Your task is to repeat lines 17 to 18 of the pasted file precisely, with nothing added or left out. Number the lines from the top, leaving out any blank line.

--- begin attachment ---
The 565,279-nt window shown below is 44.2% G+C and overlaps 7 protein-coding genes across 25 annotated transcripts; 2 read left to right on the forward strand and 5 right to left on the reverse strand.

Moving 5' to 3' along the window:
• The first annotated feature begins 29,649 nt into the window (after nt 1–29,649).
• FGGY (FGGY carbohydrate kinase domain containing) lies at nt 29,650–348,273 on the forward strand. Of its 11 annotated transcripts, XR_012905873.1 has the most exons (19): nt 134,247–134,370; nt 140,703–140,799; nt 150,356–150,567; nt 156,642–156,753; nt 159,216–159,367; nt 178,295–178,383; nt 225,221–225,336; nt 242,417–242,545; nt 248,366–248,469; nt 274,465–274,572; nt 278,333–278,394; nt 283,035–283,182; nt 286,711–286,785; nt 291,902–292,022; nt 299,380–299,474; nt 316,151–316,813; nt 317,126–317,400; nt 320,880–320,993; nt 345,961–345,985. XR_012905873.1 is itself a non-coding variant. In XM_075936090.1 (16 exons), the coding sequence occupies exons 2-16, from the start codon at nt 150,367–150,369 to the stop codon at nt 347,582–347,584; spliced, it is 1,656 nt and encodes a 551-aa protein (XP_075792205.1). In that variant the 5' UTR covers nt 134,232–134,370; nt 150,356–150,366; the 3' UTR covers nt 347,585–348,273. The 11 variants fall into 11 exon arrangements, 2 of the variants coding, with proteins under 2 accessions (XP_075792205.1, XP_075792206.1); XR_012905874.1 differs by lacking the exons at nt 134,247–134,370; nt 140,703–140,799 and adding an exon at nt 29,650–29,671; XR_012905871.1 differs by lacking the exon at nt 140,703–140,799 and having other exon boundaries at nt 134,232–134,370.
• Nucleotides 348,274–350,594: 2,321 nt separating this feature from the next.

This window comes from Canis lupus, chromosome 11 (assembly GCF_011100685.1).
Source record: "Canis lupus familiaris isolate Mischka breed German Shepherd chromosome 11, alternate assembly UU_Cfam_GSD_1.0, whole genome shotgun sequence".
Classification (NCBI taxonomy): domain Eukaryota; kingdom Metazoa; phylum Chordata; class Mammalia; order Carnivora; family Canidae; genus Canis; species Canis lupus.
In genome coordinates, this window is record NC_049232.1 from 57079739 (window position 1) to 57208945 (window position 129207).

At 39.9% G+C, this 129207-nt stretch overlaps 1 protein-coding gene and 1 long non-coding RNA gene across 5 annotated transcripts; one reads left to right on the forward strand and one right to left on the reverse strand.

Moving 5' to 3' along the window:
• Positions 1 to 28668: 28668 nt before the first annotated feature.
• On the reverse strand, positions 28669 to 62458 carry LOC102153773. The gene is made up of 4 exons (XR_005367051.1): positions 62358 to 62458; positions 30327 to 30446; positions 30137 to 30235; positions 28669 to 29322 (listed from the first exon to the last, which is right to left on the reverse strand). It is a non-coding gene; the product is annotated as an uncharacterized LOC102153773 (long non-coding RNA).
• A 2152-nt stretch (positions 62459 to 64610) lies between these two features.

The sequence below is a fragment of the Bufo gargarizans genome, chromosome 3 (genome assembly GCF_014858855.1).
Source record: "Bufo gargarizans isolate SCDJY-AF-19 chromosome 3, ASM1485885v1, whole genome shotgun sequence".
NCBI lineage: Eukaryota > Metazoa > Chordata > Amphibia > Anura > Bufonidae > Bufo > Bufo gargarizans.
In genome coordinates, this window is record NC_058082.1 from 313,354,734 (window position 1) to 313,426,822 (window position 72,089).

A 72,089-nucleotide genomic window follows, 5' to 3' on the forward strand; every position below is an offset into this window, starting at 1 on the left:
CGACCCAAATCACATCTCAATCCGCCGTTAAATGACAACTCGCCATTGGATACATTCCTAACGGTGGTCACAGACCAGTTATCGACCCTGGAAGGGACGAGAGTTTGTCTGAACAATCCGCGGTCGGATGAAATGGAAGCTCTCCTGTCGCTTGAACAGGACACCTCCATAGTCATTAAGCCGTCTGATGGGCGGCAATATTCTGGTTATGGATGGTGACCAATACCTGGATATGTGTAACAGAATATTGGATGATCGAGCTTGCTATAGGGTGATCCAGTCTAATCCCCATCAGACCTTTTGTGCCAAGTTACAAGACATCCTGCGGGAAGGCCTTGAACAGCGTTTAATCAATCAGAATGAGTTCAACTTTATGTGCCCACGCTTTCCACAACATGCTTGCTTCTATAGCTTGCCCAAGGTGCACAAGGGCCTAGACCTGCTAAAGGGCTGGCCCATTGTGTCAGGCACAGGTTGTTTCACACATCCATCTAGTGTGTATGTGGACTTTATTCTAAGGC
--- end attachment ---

NCBI lineage: Eukaryota > Metazoa > Chordata > Amphibia > Anura > Bufonidae > Bufo > Bufo gargarizans.
In genome coordinates, this window is record NC_058082.1 from 313,354,734 (window position 1) to 313,426,822 (window position 72,089).